OK, perhaps not as colorful as Shakespeare’s original phrase, but in today’s world of data and content proliferation the term archive has suffered tremendous abuse and misunderstanding. This would not be a problem for the reader if vendors and marketers of storage technology products and solutions did a better job of steering the marketplace with well-defined terms that truly meant what they sounded like.
When we received word that Storage Magazine had named Artico as a finalist to its 2015 Product of the Year Awards in the Backup Hardware category, it opened a bit of an existential debate. Backup Hardware? Isn’t there a more appropriate category for an NAS appliance designed to provide intelligent tiering to optimize performance and cost of archive storage? Apparently not, but that shouldn’t be a surprise. We knew at introduction that Artico was carving out a unique niche that takes a fresh approach to data retention and accessibility.
Often, when people use the term ‘archive’ it means many different, often erroneous, things: Some refer to any time that tape is used, instead of disk, to be an ‘archive’ – compared with a ‘backup’. Some refer to ‘archiving’ as the grooming or moving of data from primary storage. Some refer to any long-term retention mechanism (greater than a year) as an archive, even if the copies of data were originally created by a backup application or just a drag-and-drop of a folder or other object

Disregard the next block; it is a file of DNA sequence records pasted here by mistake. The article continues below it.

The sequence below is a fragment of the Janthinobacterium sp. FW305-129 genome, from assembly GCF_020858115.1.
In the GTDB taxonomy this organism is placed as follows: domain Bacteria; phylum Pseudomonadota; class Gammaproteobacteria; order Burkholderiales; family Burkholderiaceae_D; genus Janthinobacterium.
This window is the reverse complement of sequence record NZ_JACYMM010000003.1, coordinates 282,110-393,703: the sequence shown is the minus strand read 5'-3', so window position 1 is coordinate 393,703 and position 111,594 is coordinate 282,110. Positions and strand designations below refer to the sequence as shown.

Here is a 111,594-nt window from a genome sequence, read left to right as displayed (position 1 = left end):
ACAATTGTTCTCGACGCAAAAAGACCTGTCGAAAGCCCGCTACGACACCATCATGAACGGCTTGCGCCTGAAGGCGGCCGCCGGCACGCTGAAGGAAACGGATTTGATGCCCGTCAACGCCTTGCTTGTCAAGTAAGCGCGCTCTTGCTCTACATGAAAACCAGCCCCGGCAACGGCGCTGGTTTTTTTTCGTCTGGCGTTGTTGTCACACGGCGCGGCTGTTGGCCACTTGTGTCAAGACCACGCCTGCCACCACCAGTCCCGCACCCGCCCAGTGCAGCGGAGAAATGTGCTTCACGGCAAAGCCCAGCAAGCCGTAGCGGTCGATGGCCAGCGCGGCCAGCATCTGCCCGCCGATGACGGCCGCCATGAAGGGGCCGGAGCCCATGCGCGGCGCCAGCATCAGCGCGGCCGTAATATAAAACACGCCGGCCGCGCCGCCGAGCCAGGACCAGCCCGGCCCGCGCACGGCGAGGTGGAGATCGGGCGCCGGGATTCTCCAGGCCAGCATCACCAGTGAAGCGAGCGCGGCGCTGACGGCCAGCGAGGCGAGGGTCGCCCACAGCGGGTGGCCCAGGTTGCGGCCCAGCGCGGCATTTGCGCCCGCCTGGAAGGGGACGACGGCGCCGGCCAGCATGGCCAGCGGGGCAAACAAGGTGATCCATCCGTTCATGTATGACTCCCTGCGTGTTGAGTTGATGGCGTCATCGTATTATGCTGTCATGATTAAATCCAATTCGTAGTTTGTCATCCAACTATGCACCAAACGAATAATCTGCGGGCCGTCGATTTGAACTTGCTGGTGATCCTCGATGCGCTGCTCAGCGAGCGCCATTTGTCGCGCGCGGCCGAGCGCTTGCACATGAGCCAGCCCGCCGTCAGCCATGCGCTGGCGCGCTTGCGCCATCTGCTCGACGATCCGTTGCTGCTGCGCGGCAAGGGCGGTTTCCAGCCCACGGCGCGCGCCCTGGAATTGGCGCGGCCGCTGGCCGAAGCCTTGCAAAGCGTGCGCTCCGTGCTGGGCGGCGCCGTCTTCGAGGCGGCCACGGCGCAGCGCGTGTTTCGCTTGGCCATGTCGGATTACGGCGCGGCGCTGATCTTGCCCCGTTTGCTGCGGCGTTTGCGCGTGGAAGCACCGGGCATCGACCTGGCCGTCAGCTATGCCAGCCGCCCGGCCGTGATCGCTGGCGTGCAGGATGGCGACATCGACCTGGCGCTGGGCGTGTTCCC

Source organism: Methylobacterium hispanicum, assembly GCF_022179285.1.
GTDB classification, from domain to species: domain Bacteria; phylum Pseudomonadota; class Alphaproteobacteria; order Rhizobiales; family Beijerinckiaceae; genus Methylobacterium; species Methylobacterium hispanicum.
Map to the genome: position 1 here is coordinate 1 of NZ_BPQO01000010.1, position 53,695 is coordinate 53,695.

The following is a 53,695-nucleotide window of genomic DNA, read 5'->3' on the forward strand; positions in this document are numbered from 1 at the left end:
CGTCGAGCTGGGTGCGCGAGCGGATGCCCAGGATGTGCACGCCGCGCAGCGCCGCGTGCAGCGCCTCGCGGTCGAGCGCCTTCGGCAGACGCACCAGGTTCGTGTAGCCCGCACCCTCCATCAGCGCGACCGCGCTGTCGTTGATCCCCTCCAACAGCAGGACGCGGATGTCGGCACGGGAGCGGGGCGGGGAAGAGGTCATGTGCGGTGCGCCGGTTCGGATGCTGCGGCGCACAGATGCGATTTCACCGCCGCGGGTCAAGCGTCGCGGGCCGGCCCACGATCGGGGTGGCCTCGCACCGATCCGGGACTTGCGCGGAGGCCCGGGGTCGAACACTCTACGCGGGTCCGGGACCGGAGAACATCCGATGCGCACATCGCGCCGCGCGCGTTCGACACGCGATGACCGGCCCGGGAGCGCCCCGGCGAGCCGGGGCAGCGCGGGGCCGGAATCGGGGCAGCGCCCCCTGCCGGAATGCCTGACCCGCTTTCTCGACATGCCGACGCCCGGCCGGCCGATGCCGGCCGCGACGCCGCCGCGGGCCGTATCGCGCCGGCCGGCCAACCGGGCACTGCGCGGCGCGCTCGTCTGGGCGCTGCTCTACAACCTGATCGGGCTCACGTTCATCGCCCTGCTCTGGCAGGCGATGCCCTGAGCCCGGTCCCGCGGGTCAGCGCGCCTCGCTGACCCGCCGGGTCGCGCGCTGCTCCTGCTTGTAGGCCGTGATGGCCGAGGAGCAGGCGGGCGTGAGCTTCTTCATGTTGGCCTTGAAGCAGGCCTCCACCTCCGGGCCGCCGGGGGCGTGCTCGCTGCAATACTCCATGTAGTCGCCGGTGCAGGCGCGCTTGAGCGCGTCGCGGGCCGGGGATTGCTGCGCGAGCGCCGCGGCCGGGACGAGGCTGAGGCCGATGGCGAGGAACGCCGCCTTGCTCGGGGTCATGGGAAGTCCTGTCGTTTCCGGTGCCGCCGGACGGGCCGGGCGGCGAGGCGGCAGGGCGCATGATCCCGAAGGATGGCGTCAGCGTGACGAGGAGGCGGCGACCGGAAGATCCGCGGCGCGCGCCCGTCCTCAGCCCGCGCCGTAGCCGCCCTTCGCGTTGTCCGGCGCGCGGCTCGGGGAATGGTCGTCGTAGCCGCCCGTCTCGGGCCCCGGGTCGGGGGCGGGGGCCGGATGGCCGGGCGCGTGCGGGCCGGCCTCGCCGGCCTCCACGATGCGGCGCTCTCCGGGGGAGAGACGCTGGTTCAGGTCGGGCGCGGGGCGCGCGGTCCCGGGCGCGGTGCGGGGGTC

Storing data is easy (well, not that easy). But turning it into meaningful business value requires technology partners that know how to integrate well and create something bigger. Customers want products that can create a real solution to a real problem. That’s the Quantum approach and that’s why we’re so excited for this year’s VMworld. We’re “Kicking the Cartel” and helping companies break free from traditional, old school ways of storing and protecting data. If it’s time for your organization to break free from paying $2,500 per TB for backup software, stop by the Quantum booth at VMworld. We’ll show you how to create a different approach to storage that centers on the highest performance and the lowest TCO. We’ll be showcasing all of our technology at VMworld too, including our QXS hybrid storage for VM primary storage and our Artico NAS appliance for archiving. Sign up to meet with the Quantum Storage Experts at the show and you could win an Apple Watch too.
Today, everyone seems to understand the ever-growing importance of data protection, often viewing it as a superset of backup combined with snapshots and replication. Typically, a conversation about data protection includes the assumption of a “gold standard” centered on using secondary disk for rapid recovery and tertiary tape for long term retention. Of course, “the cloud” also is always a consideration as part of the next generation of the solution. It’s still all under the banner of “data protection” (DP), the collection of activities, methods, and media used to help recover or restore business information after a crisis or other IT disruption. According to research, primary storage is growing around 40% annually, with secondary storage used for data protection growing at similar rates. Budgets aren’t growing nearly that much. Meanwhile, IT organizations are being asked to do more (i.e., inject more agility, functionality, and resiliency into their operations) while spending as little budget money as possible. In actuality, data protection budgets are growing around 4.6% annually according to ESG research, but that level of increase won’t even let you keep doing what you have been doing at a larger scale.Therefore, you have to do something different. What you should do: ARCHIVE!